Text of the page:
So if you really want to get the penplotter going, look for an Autocad before 2000, (R12win was my very favorite for many years), put it on a 486 with windows 98 or below, and have the older serial ports on the computer.

 

But if you want to archive your firm's drawings, the way to go is to scan (the hand drawn ones) or plot to pdf, then anyone can plot them out on an inkjet. If you use the right ctb's, pen widths, and linetype scales in plotting, they even look better than the penplotted one's on mylar. I'm presently archiving some 30 years of my drawings as City Engineer for my small City.

 

Regards,

 

Jerry Fuccillo

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Jon,

 

Rick is correct in that the problem in running the programs has nothing to do with the 16, or 32 bit programs or operating system. You might just try one of the drivers he cites with your operating system and Autocad 2006.

 

I should note that I can run R12win with Win2000, and XP, but plot to a penplotter through them with the drivers I had, nada.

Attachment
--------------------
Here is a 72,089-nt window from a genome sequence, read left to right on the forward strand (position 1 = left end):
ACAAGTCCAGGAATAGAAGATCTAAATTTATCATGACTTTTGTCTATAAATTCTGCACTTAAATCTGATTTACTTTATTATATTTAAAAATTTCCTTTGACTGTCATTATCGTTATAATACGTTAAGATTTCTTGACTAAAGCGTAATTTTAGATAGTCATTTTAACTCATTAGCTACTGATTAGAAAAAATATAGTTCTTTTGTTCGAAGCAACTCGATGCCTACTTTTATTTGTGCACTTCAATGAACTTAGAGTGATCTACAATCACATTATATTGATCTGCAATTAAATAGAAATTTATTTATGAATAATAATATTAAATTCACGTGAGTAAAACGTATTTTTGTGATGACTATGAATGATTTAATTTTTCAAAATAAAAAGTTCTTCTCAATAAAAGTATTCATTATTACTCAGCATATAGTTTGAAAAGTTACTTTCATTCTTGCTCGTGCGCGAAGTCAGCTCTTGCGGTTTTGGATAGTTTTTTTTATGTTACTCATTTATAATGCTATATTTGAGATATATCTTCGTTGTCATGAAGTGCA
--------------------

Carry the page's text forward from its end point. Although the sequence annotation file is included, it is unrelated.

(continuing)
However, in my experience it is more of a matter of the communications between the computer and the pen plotter, I think the problems are with speed and memory, too fast and not enough memory.

(-- SNIPPED --)

 

Speed has nothing to do with it. RS-232 is asynchronous. It is PURELY the NT protective features that require I/O communication to be done through operating system "System Calls" and not through direct I/O communication method common in DOS. The kernal / API will terminate the process. You might get a few commands out before the process is terminated completely. Giving the effects given.

 

It is a communication methodology that Windows NT Operating Systems (includes Windows 2000, XP, Vista and Windows 7) does not allow.

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  • 13 years later...

I was saddened to see that pen plotters are no longer available.  As a small business owner in the 1980's I used an HP flat bed plotter and Leroy type ink pens to make etch resistant plots on copper clad circuit boards.  As time went on I moved on to other interests and eventually to using ink jet printers that in my opinion are only money makers for the printer and ink industry.  Now as a retiree I find there are home hobbyists that have an interest in plotting circuit boards again.  If anyone knows of or has an older pen plotter, (DOS) PC and ACAD program I wold be interested in procuring it.

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2 problems older pen plotters mostly had serial interface so need a pc not laptop as have to add a card for output, similar with parallel port plotters.

 

The older drivers are harder to get, HP I think still has some for pen plotters using HPGL.  Same subject I think there is dxf to HP-GL out there.

 

Wow purchase Pens no idea.

Edited by BIGAL